Apr 30 - Television cameras are allowed to film in the Syrian capital for the first time since pro-democracy protests erupted six weeks ago.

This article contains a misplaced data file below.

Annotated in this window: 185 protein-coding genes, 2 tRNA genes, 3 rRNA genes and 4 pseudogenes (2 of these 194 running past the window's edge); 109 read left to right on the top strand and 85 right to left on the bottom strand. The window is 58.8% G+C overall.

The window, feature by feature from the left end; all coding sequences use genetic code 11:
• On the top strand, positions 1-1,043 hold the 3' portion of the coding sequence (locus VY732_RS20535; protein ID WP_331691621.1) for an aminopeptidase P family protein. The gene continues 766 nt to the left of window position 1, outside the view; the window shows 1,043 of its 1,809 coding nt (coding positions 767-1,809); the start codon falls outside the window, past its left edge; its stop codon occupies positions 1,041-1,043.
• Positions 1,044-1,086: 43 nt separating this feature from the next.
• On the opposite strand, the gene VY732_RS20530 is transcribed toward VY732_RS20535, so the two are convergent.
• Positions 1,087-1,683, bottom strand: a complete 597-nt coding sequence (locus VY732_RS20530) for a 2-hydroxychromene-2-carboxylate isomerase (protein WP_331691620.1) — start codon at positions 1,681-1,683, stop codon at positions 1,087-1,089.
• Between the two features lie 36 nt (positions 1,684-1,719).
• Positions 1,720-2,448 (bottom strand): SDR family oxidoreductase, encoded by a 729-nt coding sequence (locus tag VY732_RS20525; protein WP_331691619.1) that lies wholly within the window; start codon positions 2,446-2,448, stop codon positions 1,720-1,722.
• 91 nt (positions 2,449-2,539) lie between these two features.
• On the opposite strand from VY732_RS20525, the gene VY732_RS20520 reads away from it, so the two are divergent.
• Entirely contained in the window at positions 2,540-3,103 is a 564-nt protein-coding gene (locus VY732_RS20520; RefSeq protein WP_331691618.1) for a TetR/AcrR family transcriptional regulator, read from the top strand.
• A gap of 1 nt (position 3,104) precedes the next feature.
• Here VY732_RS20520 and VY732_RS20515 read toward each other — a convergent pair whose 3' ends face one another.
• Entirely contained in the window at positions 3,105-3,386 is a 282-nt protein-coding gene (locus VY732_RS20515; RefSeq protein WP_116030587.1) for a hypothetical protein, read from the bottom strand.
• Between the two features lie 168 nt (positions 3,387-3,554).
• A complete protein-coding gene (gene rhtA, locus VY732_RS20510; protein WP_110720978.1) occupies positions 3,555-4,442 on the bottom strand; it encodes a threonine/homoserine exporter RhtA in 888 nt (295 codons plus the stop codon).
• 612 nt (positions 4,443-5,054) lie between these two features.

The historic market of Hamidieh, in old Damascus. On Saturday the crowds are out. And despite turmoil in other parts of the country, people are shopping. Traders said pro-democracy protests that have spread across the country of 20 million have affected them in some way but there is still demand for goods. Shop owner Abdo Darwish. SOUNDBITE: Shop owner Abdo Darwish, saying (Arabic): "Syrian people do not get afraid. The situation affected the demand (in his store) between 25 to 30 percent. The country is stable. It accepts the little demand as well as the big one. What we love about it (Syria) is the security. Because of this cloud (the situation) some security was lost. But not all the security is gone, just some of it. This cloud will go away." For the first time since the troubles started, The Syrian Ministry of Information organized a day for news agencies and television crews to film in the capital. Some shoppers, cheered their support for President Bashar al-Assad when they saw the cameras in the covered market. Others say little has changed SOUNDBITE: Ghassan Mansour, saying (Arabic): "There are some mercenaries, which will end. There is nothing. The situation is good. Everything is okay and the market is open. We are working and may god protect the doctor (President Assad). I walk with my wife here and nobody asks for my identity. Imagine!! It's normal." And it is not just the locals out on the streets, One Australian tourist says he wanted to have a first hand look at Syria himself. SOUNDBITE: Australian Tourist, saying (English): "I've heard a lot about Syria. I think there is a lot of contradictions in the west. Syria is saying one particular way and I've come myself to see the wonderful Syrian people. It a beautiful country and the people are very welcoming". Troubles in Syria started six weeks ago as protesters took to the streets demanding more freedom. Rights groups say as many as 500 people have been killed in the protests. But in at least one Damascus market it looks like business as usual. Deborah Lutterbeck, Reuters